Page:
Each November, veterans and active military members nationwide are celebrated and honored.
However, the family members who play such a crucial role in the lives of these honorees can be overlooked. This year, Paula Christian-Stallworth, founder of Listening Ear Counseling Center and National Guard veteran Estel Shinholster are going out of their way to make sure that doesn't happen in this community.
LECC is holding a special event with workshops, guest speaker and luncheon to honor military families and address suicide in the military.
On Saturday, Nov. 17, they host "Mental and Emotional Wellness: from the Battlefield to the Homefront" 10 a.m. to 4 p.m. at the Nancy Guinn Library, 864 Green Street SW, Conyers. It is open to the public and military family members are strongly encouraged to come. Lunch is provided; RSVP at (770) 929-1470 or email@example.com.
As of this past August, the Army had reported 211 deaths that were potentially suicides among active duty and reserve members. In light of these reports, Stallworth said she felt compelled to take immediate action.
"With the rate of suicide having increased in the military as it has, we will provide a brief workshop on Question Persuade and Respond to educate family members and bring them to suicide awareness and Survivors of Suicide for family & friends whose loved ones have committed suicide. There will also be a Remembering our Fallen Memorial where we will release balloons in memory of our loved ones at noon." Following the memorial will be lunch, a guest speaker, and entertainment.
"It's so important that family members and children, especially children, get the support they need. Children see their parents, and there might be fights going on because someone was never around, and the children are being affected," Shinholster said.
Stallworth has also seen firsthand the toll military life can take on families. Her husband of 21-plus years is a disabled Army veteran who served 27 years as a medic.
Two of her three sons are in the Air Force, with the second oldest recently returned from a tour in Afghanistan. And her only brother served in Vietnam.
"When my brother returned from Vietnam, he was a wreck," Stallworth said. She wanted better for him, as well as for all families in similar situations. It was her experience and her work with military families as a counselor that led her to start the Listening Ear Counseling Center in 2007, where the motto is "Listening when others won't, hearing what others can't."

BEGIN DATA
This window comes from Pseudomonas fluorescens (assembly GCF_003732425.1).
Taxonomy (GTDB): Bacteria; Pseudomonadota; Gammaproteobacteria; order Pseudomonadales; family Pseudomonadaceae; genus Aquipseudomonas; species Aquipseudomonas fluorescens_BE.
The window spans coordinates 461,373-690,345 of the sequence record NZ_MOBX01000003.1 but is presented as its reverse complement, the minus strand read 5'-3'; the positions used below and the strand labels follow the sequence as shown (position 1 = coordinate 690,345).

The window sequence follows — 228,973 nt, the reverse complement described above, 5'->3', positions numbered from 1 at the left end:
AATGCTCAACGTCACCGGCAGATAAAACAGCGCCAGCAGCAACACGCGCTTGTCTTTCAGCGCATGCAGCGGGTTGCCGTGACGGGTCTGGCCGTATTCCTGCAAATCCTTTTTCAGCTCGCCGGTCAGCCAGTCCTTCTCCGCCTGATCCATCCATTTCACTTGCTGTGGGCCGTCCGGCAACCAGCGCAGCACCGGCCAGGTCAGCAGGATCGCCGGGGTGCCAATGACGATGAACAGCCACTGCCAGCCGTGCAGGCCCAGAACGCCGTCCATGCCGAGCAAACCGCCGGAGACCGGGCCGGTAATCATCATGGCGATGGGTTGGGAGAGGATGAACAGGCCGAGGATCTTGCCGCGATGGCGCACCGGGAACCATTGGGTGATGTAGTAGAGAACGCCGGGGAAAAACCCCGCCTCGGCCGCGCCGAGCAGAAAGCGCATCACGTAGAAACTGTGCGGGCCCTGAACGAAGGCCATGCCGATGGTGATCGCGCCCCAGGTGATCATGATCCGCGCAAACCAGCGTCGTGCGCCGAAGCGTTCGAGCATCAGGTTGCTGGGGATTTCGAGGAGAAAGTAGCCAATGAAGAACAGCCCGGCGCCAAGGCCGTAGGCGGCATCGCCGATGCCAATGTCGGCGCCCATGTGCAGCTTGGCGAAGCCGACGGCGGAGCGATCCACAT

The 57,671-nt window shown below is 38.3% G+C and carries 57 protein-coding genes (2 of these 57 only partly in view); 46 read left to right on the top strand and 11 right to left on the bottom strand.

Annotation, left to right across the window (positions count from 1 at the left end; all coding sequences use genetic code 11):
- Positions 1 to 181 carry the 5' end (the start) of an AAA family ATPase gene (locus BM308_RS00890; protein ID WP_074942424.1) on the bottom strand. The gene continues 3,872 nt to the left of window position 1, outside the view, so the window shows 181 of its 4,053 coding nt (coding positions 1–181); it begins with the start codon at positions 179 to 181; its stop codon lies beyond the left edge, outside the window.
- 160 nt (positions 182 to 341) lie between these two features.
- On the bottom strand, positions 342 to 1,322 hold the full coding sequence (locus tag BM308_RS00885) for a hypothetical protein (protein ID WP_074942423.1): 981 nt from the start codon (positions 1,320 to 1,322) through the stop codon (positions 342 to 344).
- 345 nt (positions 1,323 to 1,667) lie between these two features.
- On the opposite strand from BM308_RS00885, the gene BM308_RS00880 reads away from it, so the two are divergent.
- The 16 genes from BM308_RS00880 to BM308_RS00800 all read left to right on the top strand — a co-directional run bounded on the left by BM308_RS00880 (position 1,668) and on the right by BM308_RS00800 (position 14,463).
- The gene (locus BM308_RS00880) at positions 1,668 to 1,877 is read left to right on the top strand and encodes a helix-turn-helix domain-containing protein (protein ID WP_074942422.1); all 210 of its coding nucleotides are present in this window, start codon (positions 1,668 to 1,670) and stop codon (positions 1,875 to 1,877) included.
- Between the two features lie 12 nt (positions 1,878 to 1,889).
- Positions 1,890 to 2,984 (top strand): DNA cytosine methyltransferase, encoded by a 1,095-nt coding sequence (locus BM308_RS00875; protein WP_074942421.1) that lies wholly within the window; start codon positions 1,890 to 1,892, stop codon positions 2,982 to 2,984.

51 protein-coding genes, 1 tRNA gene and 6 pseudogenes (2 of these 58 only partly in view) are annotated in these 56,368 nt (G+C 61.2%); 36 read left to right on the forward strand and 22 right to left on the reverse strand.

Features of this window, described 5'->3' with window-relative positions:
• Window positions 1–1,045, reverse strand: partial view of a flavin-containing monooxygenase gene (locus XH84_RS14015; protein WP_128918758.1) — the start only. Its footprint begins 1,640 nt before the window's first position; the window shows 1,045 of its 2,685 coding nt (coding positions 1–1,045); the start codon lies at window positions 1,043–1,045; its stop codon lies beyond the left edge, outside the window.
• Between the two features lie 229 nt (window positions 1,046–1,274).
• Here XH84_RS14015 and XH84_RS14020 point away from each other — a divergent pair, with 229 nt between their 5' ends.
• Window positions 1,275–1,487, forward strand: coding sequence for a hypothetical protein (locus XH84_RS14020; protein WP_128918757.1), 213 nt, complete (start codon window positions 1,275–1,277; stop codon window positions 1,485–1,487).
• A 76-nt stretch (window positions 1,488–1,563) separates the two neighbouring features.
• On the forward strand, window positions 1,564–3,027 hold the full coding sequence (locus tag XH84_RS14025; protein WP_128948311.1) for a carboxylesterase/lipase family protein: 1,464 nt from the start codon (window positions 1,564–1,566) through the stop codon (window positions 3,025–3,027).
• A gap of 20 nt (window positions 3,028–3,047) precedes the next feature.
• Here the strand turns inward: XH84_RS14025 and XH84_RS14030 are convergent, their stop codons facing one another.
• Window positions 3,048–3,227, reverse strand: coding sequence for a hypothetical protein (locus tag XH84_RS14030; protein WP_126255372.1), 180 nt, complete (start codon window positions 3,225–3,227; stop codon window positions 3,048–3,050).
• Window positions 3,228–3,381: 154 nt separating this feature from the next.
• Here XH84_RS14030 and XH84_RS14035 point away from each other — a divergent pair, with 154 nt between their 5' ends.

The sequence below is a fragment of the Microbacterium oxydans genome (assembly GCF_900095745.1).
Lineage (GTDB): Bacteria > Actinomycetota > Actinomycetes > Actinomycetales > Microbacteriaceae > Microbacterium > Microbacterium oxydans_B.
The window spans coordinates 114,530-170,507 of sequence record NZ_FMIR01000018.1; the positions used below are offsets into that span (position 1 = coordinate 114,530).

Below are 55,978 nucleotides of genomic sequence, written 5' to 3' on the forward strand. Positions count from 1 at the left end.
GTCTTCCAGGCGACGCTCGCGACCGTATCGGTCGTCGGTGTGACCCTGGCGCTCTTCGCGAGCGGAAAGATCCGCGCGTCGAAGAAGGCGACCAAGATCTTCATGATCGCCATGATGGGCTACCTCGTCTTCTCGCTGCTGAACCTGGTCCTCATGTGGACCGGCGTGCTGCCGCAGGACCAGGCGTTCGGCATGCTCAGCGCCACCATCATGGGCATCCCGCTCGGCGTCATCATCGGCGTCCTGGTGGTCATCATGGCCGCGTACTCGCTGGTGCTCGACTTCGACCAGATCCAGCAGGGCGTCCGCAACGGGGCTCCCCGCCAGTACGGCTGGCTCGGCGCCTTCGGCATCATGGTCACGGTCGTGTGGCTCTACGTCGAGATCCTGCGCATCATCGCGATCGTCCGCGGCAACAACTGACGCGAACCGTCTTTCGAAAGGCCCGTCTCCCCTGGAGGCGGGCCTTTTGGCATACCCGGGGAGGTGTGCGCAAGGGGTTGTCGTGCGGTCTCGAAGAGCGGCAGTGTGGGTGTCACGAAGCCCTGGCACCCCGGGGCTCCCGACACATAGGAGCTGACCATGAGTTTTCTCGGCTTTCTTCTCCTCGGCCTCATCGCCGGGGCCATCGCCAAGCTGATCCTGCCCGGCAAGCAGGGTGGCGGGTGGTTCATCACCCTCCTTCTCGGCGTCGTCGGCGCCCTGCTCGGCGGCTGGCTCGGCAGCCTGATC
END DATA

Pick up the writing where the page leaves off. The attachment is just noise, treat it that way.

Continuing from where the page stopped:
Stallworth's aim is to dispel the stigma people have of mental illnesses and of people seeking help. "We have veterans and veteran families who have come through our office for services. Sometimes people won't go to the VA or use the benefits that are afforded them through the military because it's on record," she said. "It's difficult if you're still active in the military to be considered for a promotion if there's a stigma of mental illness. So there are times when a client who is still serving, or has served, will prefer to pay out of pocket so they can disclose their true mental and emotional state without being labeled."
To that end, she has connected LECC with various groups in the community that support active members, veterans and their families. Care for the Troops is a nonprofit organization dedicated to the mental health care of returning troops and their families.
In addition to her full-time duties at LECC, Stallworth is currently working on a series of books to provide basic mental and emotional health awareness and education to the community.
For more information, contact (770) 929-1470 or firstname.lastname@example.org or go to 343 Salem Gate Drive, SE, Suite 203. Conyers.